• ACR is the recommended method for people with diabetes.
  • For the initial detection of proteinuria, if the ACR is between 3 mg/mmol and 70 mg/mmol, this should be confirmed by a subsequent early morning sample.
  • If the initial ACR is 70 mg/mmol or more, a repeat sample need not be tested.
  • Regard a confirmed ACR of 3 mg/mmol or more as clinically important proteinuria.

Initial investigations should then include the following:

  • Assess the history with special reference to drug history, family history, past medical history and occupational history.
  • Blood pressure must be recorded. Several readings over time may give a more accurate picture.
  • Blood tests for renal function include U&E and creatinine.
  • Check for diabetes mellitus with fasting blood glucose.
  • Check fasting cholesterol, as this is also elevated in nephrotic syndrome.
  • Check MSU for culture and microscopy. The latter is for casts and microscopic haematuria. Urinary dipstick testing can be suggestive of a urinary tract infection, but should not be regarded as diagnostic.[7]

Proteinuria in excess of 3.5 g per day is likely to lead to a nephrotic syndrome. This usually indicates glomerular disease.[4]

Diseases outside the kidney that can cause proteinuria include:

Any associated hypertension should be treated aggressively, preferably including an ACE inhibitor or, if there are side-effects, an angiotensin-II receptor antagonist.

The presence of any the following increases the likelihood of significant renal disease, and indicates that further investigation or referral to a specialist is appropriate:

  • Proteinuria with PCR >100 mg/mmol or ACR >70 mg/mmol.
  • Raised serum creatinine and, if renal function is deteriorating, urgent investigation.
  • Hypertension.
  • History suggestive of a systemic disorder such as arthralgia or rash.
  • Family history of renal disease.
  • If the urinary PCR is >45 mg/mmol with microscopic haematuria, refer to a nephrologist.

Low-level proteinuria

If proteinuria is <1.5 g protein per day or if it is intermittent, it may be followed up at 6- to 12-monthly intervals with monitoring of:

  • Blood pressure.
  • Urine stick testing for protein and blood.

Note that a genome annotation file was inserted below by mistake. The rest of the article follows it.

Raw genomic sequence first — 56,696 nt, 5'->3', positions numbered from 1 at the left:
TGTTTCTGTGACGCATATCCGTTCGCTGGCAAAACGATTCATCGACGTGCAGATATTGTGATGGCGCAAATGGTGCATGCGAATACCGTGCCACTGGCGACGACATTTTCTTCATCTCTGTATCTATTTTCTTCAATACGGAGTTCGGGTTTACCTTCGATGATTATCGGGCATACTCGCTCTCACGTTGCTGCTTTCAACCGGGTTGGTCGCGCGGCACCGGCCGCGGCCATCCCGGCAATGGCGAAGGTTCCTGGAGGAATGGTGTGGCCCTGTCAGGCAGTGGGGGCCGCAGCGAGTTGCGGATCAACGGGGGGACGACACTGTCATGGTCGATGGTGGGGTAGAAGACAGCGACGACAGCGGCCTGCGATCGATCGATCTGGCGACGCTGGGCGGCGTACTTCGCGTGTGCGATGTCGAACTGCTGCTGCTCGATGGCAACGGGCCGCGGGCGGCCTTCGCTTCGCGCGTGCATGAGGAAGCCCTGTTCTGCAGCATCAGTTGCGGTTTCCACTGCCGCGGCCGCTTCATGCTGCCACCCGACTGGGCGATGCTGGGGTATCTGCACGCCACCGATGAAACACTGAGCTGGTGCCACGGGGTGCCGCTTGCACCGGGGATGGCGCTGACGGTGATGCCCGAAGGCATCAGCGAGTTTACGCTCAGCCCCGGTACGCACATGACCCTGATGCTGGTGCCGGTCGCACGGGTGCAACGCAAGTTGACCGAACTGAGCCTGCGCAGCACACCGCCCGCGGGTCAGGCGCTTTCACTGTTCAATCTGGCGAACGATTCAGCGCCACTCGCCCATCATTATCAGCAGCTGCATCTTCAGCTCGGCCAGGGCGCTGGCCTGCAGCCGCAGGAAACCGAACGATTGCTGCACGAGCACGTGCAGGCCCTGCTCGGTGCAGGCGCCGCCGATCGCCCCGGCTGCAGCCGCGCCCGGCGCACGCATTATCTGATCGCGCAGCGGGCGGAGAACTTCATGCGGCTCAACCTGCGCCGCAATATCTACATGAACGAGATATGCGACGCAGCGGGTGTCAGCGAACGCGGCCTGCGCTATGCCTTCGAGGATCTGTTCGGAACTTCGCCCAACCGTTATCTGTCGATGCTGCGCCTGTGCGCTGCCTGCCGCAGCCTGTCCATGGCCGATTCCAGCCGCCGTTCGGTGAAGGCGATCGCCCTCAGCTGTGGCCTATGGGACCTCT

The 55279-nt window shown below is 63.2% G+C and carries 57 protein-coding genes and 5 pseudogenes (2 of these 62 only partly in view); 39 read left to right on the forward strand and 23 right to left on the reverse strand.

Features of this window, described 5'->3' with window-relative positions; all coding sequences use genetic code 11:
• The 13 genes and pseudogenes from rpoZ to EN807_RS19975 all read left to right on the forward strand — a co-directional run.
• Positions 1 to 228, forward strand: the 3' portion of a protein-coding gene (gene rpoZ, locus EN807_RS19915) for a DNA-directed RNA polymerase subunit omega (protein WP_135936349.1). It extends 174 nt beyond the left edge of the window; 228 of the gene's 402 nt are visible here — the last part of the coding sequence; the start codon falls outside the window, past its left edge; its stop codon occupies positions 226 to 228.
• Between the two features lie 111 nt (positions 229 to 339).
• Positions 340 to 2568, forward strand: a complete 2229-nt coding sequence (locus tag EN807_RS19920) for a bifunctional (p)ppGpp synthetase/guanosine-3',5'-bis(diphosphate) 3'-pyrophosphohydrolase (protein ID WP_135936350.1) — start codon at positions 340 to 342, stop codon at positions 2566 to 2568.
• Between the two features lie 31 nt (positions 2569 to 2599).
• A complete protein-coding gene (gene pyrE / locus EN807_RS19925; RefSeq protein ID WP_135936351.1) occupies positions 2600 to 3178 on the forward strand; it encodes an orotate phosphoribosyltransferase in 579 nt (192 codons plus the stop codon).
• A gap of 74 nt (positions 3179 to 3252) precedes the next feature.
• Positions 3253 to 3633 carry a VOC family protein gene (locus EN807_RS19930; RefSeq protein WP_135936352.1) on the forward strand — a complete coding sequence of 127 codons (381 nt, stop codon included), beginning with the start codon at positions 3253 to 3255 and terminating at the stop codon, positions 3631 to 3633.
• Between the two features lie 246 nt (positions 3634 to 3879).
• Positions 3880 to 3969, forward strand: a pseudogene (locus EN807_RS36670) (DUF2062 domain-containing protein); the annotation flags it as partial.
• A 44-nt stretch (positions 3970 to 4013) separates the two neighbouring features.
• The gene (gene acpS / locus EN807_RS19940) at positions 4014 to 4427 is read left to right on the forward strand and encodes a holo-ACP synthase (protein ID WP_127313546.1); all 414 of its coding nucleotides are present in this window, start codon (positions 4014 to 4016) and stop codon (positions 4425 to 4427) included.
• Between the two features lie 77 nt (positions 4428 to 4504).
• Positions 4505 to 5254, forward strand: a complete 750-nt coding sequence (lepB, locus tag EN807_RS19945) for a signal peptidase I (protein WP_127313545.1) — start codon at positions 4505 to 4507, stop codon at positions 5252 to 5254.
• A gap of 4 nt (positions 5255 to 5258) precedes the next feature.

• Serum creatinine.

Higher-level proteinuria

If proteinuria >1.5 g a day, this is likely to need management by a specialist from the outset and further investigation may include:

  • Urine microscopy.
  • Glomerular filtration rate.
  • Renal ultrasound.
  • Possible intravenous urography.
  • Serological screening for autoantibodies and complement level.
  • Possibly renal biopsy.

The possible results of hypoalbuminaemia have been mentioned. Left undetected or untreated, proteinuria may progress to renal impairment or chronic kidney disease.

Patients with proteinuria are also at risk of cardiovascular disease.

Prognosis depends on the underlying cause.

It is estimated that 20% of the patients who develop end-stage kidney disease in the UK have glomerulonephritis. Early recognition and management of proteinuria may result in a delay in the progression to end-stage disease, or the successful treatment of the underlying disease.

Population screening for proteinuria is not recommended in any healthy, asymptomatic adult population, as only a small minority of those with positive dipsticks have serious and treatable urinary tract disorders.

Further reading and references

  • Naderi AS, Reilly RF; Primary care approach to proteinuria. J Am Board Fam Med. 2008 Nov-Dec21(6):569-74. doi: 10.3122/jabfm.2008.06.070080.

  • Leung AK, Wong AH; Proteinuria in children. Am Fam Physician. 2010 Sep 1582(6):645-51.

  1. Diagnosis and management of chronic kidney disease; Scottish Intercollegiate Guidelines Network - SIGN (June 2008)

  2. Currie G, Delles C; Proteinuria and its relation to cardiovascular disease. Int J Nephrol Renovasc Dis. 2013 Dec 217:13-24. doi: 10.2147/IJNRD.S40522.

  3. Russo LM, Sandoval RM, McKee M, et al; The normal kidney filters nephrotic levels of albumin retrieved by proximal tubule cells: Retrieval is disrupted in nephrotic states. Kidney Int. 2007 Jan 17.

  4. Wingo CS, Clapp WL; Proteinuria: potential causes and approach to evaluation. Am J Med Sci. 2000 Sep

  5. Chronic kidney disease: early identification and management of chronic kidney disease in adults in primary and secondary care; NICE Clinical Guidelines (July 2014, updated Jan 2015)

  6. Proteinuria; The Renal Association

  7. McTaggart SJ; Childhood urinary conditions. Aust Fam Physician. 2005 Nov

  8. Proteinuria; Edinburgh Renal Unit